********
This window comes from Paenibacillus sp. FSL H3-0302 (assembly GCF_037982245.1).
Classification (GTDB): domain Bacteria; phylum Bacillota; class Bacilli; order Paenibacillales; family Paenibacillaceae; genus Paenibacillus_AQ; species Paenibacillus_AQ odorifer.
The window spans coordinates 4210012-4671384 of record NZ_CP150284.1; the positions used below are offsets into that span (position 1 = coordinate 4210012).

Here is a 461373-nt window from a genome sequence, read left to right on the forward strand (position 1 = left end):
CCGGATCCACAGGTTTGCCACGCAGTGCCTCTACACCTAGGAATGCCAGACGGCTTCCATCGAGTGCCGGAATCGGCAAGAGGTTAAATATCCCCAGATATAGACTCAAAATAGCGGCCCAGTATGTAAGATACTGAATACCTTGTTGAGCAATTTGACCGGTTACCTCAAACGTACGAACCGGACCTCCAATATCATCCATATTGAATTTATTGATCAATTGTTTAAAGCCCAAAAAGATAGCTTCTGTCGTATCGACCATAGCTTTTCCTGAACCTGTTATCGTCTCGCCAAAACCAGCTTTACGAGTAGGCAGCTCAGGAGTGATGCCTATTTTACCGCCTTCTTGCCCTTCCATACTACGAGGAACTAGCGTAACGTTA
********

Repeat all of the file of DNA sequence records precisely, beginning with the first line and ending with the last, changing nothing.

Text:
This window comes from Paenibacillus sp. FSL H3-0302 (assembly GCF_037982245.1).
Classification (GTDB): domain Bacteria; phylum Bacillota; class Bacilli; order Paenibacillales; family Paenibacillaceae; genus Paenibacillus_AQ; species Paenibacillus_AQ odorifer.
The window spans coordinates 4210012-4671384 of record NZ_CP150284.1; the positions used below are offsets into that span (position 1 = coordinate 4210012).

Here is a 461373-nt window from a genome sequence, read left to right on the forward strand (position 1 = left end):
CCGGATCCACAGGTTTGCCACGCAGTGCCTCTACACCTAGGAATGCCAGACGGCTTCCATCGAGTGCCGGAATCGGCAAGAGGTTAAATATCCCCAGATATAGACTCAAAATAGCGGCCCAGTATGTAAGATACTGAATACCTTGTTGAGCAATTTGACCGGTTACCTCAAACGTACGAACCGGACCTCCAATATCATCCATATTGAATTTATTGATCAATTGTTTAAAGCCCAAAAAGATAGCTTCTGTCGTATCGACCATAGCTTTTCCTGAACCTGTTATCGTCTCGCCAAAACCAGCTTTACGAGTAGGCAGCTCAGGAGTGATGCCTATTTTACCGCCTTCTTGCCCTTCCATACTACGAGGAACTAGCGTAACGTTA